'No-deal' Brexit looms large over UK businesses

Adam Parsons, business correspondent

A "no-deal" Brexit is a curious thing, like the shark in Jaws.

Lots of people worry about it, even though nobody is quite sure what it looks like. They like to talk about it, but they fear causing a panic.

It may disappear, never to be seen again - or it might come along, and bite us. Or perhaps the shark will turn out to be a friendly, helpful dolphin.

Over the past few weeks, I have spoken to dozens of people across the spectrum of British life about how they're preparing for the possibility of the UK leaving the European Union without a deal.

These people range across big and small businesses, trade organisations, advisers, public bodies, academics and members of the public who've found themselves embroiled in planning for no-deal.

And all of them shared three things.

Firstly, confusion. The blunt, incontrovertible truth is that, with less than five months to go until the UK is due to leave the EU, nobody is sure what a no-deal Brexit would look like.

It could be chaotic or controlled, good-natured or acrimonious. We might embrace the terms of the World Trade Organisation, or come up with some other plan. Frankly, nobody really knows what's going to happen.

And that leads us to the second condition - nervousness. Most businesses get wary when they're confronted by the unknown, and a no-deal Brexit offers uncertainty by the bucketload.

That's hard to deal with, whether you're a corporate giant or, for that matter, if you're an anxious parent who worries about getting medicine for their child.

Either way, uncertainty leads to nervousness and then it turns to anxiety over the future.

And the third thing I saw, again and again, was a desire to avoid the charge of scaremongering.

The great majority of people that I spoke to said they would only have an honest conversation if it was "off the record".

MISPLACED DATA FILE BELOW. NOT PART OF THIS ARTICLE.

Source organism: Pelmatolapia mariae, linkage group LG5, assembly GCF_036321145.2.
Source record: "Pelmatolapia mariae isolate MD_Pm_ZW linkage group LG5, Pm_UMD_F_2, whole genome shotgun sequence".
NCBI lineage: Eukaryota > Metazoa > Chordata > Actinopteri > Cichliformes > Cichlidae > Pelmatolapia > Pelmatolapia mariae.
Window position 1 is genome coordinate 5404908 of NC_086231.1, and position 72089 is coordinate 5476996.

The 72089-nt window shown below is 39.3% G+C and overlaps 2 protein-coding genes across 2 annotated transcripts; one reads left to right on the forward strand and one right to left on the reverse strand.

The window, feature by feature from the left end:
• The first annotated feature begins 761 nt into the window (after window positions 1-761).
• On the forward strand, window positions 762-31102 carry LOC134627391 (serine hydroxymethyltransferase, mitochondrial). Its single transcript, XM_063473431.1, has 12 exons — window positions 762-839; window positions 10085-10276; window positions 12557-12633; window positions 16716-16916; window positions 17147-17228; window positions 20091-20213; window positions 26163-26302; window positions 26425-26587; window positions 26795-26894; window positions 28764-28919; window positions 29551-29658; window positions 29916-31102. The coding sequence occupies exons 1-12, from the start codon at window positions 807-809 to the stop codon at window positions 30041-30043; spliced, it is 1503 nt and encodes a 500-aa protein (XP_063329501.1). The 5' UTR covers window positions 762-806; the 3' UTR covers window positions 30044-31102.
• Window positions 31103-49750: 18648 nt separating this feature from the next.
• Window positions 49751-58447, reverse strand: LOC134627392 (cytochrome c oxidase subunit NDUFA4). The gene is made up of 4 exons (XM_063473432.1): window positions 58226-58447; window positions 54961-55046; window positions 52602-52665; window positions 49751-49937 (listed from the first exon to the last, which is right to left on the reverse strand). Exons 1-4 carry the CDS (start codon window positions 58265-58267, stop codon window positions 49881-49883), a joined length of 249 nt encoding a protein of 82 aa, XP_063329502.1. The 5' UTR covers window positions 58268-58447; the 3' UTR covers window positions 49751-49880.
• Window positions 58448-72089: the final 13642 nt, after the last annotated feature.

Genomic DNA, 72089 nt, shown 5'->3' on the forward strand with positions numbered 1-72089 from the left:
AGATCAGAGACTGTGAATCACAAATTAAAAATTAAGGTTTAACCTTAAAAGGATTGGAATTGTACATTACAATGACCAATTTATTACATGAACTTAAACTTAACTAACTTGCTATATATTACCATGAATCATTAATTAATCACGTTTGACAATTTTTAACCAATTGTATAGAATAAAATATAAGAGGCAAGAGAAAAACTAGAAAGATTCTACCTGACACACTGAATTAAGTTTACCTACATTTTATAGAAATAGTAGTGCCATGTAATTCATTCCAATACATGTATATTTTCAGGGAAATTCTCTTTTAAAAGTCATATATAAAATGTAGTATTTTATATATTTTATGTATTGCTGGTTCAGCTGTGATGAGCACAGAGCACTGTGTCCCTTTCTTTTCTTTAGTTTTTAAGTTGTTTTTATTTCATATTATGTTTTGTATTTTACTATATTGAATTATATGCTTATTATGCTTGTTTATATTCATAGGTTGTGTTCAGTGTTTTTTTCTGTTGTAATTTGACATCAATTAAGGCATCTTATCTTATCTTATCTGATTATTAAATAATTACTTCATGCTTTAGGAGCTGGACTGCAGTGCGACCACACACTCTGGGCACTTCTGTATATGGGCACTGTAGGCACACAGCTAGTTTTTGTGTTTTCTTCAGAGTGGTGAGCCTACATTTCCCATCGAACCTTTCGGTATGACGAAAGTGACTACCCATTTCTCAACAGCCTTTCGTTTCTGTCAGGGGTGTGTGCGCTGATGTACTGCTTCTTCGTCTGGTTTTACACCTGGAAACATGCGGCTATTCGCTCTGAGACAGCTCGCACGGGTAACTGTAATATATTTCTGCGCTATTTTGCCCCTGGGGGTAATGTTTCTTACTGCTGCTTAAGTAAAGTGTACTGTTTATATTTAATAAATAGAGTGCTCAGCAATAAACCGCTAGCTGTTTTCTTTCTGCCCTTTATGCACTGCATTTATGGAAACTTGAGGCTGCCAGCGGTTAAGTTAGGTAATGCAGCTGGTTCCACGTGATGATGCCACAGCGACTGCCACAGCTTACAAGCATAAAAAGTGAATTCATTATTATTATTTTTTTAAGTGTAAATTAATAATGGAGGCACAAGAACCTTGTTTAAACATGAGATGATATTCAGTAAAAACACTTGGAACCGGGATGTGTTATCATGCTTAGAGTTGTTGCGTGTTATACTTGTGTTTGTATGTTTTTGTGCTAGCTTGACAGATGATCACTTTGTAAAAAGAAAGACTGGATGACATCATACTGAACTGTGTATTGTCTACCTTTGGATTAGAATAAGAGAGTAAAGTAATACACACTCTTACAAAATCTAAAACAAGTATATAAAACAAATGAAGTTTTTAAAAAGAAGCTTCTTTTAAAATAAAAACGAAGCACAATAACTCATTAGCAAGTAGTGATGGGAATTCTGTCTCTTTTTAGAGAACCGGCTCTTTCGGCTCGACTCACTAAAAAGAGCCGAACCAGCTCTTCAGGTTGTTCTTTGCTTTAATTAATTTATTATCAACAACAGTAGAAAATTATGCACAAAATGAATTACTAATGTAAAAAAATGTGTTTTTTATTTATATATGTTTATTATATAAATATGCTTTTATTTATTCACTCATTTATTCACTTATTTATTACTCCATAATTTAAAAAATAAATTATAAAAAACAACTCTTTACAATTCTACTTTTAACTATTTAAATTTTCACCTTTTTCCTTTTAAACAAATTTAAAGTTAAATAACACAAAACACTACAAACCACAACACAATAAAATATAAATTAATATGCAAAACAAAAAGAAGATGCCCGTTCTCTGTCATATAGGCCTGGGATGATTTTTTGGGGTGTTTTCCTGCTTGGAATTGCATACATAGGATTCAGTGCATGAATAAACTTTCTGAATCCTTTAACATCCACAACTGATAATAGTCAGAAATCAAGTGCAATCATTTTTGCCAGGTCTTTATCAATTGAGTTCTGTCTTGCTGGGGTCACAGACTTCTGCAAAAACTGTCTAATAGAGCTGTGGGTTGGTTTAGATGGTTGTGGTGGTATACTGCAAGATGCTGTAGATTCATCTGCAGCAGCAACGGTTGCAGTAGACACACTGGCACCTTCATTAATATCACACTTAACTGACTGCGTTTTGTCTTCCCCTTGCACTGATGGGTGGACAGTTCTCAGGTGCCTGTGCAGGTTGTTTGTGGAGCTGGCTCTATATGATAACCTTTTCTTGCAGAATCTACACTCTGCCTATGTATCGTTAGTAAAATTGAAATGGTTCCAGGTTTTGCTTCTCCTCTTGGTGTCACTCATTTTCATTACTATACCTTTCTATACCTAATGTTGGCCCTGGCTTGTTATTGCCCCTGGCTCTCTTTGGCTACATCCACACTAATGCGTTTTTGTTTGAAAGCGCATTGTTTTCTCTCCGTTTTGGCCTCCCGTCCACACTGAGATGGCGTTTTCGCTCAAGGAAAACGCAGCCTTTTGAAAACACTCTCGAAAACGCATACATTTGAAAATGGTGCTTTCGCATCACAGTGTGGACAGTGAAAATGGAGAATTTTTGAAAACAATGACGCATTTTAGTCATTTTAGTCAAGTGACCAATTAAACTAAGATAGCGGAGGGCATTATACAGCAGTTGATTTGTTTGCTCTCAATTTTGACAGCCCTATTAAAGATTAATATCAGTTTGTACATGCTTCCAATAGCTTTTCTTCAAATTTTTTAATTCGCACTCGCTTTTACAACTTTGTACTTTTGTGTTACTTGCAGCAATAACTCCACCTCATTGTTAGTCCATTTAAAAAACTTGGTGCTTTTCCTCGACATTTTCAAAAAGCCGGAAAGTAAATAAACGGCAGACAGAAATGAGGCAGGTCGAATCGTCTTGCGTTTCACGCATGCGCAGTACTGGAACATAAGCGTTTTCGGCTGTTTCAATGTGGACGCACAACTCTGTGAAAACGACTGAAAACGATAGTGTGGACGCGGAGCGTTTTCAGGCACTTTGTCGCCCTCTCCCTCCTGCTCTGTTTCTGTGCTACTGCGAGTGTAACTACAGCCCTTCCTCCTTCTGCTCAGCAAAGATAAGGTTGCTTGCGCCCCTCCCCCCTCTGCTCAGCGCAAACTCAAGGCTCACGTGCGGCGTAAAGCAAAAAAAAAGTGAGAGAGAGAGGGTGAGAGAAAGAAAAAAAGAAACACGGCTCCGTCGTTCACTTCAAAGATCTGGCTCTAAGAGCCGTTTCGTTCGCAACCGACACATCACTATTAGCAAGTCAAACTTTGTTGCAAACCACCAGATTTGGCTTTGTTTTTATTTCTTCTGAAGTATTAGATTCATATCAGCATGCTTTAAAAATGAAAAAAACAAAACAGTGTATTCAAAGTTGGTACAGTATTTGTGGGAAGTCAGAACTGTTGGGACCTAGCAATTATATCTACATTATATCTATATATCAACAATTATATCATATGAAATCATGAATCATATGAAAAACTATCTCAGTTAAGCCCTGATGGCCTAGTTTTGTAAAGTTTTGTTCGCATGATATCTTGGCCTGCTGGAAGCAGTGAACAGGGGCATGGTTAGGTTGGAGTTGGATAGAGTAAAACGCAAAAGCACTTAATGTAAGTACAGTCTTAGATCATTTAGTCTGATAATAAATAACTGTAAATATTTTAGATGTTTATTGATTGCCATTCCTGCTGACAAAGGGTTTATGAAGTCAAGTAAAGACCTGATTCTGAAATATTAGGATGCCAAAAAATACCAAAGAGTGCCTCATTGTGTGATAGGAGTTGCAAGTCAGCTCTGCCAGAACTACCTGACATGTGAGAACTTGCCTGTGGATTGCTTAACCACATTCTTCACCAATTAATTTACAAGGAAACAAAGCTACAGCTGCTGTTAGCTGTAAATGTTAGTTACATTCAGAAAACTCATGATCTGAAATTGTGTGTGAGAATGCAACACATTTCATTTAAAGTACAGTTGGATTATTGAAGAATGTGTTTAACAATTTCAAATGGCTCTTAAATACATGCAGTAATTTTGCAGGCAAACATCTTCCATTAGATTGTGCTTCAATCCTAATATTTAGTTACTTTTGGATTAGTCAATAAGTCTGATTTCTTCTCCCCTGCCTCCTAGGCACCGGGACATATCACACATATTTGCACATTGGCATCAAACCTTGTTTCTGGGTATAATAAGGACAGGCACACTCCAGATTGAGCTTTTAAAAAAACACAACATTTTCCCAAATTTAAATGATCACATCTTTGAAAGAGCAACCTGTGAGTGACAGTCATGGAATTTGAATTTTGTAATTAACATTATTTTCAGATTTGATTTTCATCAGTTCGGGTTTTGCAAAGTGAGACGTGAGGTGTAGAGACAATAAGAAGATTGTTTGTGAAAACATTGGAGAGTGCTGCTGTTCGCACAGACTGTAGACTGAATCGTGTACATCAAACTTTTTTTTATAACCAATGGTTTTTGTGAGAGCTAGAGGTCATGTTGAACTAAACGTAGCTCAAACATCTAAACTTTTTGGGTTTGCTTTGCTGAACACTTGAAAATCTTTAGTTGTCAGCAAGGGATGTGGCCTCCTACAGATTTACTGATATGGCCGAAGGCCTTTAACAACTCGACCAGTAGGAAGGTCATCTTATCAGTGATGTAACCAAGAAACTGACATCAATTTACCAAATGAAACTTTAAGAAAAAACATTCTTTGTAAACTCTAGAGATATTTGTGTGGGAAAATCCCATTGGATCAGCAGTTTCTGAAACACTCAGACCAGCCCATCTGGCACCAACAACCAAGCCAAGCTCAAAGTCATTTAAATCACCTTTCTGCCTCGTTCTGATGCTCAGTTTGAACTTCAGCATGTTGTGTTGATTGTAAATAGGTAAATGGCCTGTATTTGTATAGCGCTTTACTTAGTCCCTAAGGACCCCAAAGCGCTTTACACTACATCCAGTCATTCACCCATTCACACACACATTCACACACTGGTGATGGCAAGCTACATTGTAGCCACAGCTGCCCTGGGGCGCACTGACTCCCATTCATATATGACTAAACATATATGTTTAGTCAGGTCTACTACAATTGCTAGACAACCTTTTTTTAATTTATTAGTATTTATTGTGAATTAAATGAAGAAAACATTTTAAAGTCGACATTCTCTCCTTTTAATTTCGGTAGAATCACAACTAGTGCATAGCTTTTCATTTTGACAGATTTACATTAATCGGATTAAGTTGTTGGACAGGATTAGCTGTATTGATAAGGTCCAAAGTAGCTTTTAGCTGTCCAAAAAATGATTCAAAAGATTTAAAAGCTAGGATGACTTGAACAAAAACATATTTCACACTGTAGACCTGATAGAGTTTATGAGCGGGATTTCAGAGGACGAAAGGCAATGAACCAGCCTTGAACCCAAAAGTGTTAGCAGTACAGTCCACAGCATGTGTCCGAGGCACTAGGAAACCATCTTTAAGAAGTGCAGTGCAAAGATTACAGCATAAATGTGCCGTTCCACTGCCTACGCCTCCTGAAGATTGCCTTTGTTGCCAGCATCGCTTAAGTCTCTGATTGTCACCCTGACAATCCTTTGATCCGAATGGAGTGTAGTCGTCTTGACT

So I can report the substance of what I've been told, but, in most cases, I can't tell you who it was that I spoke to.

I can tell you that every sector of British business has its own concerns about what a no-deal Brexit could mean. Will lorry drivers get the permits they need, will the energy interconnectors function on day one, will the Eurotunnel drivers have the legal right to go into each other's countries and, yes, will aeroplanes be allowed to take off from Heathrow?

Some of these fall into the category of "well, surely they'll sort THAT out". It's hard to imagine planes sitting on the tarmac at Heathrow or police helicopters being grounded - but there are people, right now, who are making contingency plans for all of these things.

But other fears fall into another category. The one marked "pressing". And most of them are allied to the fact that a no-deal Brexit would almost certainly hinder the easy movement of goods in and out of the UK.

Talk to anyone in the customs and freight industry and they'll tell you that if you add customs checks at Dover or Calais, or both, then queues will start to grow on both sides of the Channel.

And when Dover runs slowly, as it has done during periods of disruption at Calais, then a chunk of Britain's fleet of lorries ends up parked on the motorways of Kent. The distribution network slows down. The just-in-time system begins to creak.

That's the problem I heard about again and again - the one that British business is grappling with.

It is a fact that our supermarket giants are wondering how to cope with a shortage of fresh food, and even the prospect of rationing. Pharmaceutical companies are working out how to distribute medicines in the event that Dover is blocked. Car manufacturers are wondering whether they can fly in the parts they need.

The organisations who represent the nation's businesses are becoming more and more concerned that a deal might not get done.

This isn't about scaremongering, and it isn't Project Fear.

Instead, it's the reality of a swathe of British society as it gauges the potential effect of a no-deal Brexit.

It's about nerves.

You might think they're unnecessary, or you might think they're justified. But they're there.

No-deal is just a spectre at the moment - an idea that might never come to pass.

But its shadow is looming large over many people.